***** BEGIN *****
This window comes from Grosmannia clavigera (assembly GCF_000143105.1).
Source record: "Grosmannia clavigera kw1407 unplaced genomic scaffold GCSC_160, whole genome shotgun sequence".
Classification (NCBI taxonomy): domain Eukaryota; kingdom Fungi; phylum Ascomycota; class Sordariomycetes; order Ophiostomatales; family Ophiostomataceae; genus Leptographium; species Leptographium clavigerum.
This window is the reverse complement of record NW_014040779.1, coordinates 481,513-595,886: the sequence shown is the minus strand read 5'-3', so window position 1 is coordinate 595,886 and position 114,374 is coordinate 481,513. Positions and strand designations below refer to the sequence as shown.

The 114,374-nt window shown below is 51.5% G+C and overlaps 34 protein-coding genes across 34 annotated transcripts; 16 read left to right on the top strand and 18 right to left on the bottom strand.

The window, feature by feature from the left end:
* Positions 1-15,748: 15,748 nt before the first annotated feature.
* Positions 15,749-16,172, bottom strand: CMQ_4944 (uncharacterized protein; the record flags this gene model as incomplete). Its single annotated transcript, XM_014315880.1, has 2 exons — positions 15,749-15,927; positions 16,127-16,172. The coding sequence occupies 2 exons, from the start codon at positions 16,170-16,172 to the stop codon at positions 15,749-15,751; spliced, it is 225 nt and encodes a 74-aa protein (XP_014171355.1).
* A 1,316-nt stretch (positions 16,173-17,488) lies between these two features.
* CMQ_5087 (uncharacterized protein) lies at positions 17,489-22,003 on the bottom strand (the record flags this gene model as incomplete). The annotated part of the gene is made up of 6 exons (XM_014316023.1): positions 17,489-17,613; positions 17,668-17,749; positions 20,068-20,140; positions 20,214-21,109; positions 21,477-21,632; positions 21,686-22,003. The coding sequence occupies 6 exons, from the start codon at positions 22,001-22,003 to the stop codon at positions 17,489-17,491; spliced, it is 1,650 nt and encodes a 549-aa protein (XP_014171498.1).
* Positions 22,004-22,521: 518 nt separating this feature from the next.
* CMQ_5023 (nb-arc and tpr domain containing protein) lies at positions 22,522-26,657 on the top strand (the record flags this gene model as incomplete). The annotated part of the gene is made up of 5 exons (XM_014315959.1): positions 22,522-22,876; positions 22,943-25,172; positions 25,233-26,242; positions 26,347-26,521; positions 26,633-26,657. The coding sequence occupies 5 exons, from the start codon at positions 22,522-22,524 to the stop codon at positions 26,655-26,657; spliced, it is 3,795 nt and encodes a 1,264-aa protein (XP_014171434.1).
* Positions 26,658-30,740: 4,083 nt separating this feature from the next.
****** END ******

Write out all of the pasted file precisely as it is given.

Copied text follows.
This window comes from Grosmannia clavigera (assembly GCF_000143105.1).
Source record: "Grosmannia clavigera kw1407 unplaced genomic scaffold GCSC_160, whole genome shotgun sequence".
Classification (NCBI taxonomy): domain Eukaryota; kingdom Fungi; phylum Ascomycota; class Sordariomycetes; order Ophiostomatales; family Ophiostomataceae; genus Leptographium; species Leptographium clavigerum.
This window is the reverse complement of record NW_014040779.1, coordinates 481,513-595,886: the sequence shown is the minus strand read 5'-3', so window position 1 is coordinate 595,886 and position 114,374 is coordinate 481,513. Positions and strand designations below refer to the sequence as shown.

The 114,374-nt window shown below is 51.5% G+C and overlaps 34 protein-coding genes across 34 annotated transcripts; 16 read left to right on the top strand and 18 right to left on the bottom strand.

The window, feature by feature from the left end:
* Positions 1-15,748: 15,748 nt before the first annotated feature.
* Positions 15,749-16,172, bottom strand: CMQ_4944 (uncharacterized protein; the record flags this gene model as incomplete). Its single annotated transcript, XM_014315880.1, has 2 exons — positions 15,749-15,927; positions 16,127-16,172. The coding sequence occupies 2 exons, from the start codon at positions 16,170-16,172 to the stop codon at positions 15,749-15,751; spliced, it is 225 nt and encodes a 74-aa protein (XP_014171355.1).
* A 1,316-nt stretch (positions 16,173-17,488) lies between these two features.
* CMQ_5087 (uncharacterized protein) lies at positions 17,489-22,003 on the bottom strand (the record flags this gene model as incomplete). The annotated part of the gene is made up of 6 exons (XM_014316023.1): positions 17,489-17,613; positions 17,668-17,749; positions 20,068-20,140; positions 20,214-21,109; positions 21,477-21,632; positions 21,686-22,003. The coding sequence occupies 6 exons, from the start codon at positions 22,001-22,003 to the stop codon at positions 17,489-17,491; spliced, it is 1,650 nt and encodes a 549-aa protein (XP_014171498.1).
* Positions 22,004-22,521: 518 nt separating this feature from the next.
* CMQ_5023 (nb-arc and tpr domain containing protein) lies at positions 22,522-26,657 on the top strand (the record flags this gene model as incomplete). The annotated part of the gene is made up of 5 exons (XM_014315959.1): positions 22,522-22,876; positions 22,943-25,172; positions 25,233-26,242; positions 26,347-26,521; positions 26,633-26,657. The coding sequence occupies 5 exons, from the start codon at positions 22,522-22,524 to the stop codon at positions 26,655-26,657; spliced, it is 3,795 nt and encodes a 1,264-aa protein (XP_014171434.1).
* Positions 26,658-30,740: 4,083 nt separating this feature from the next.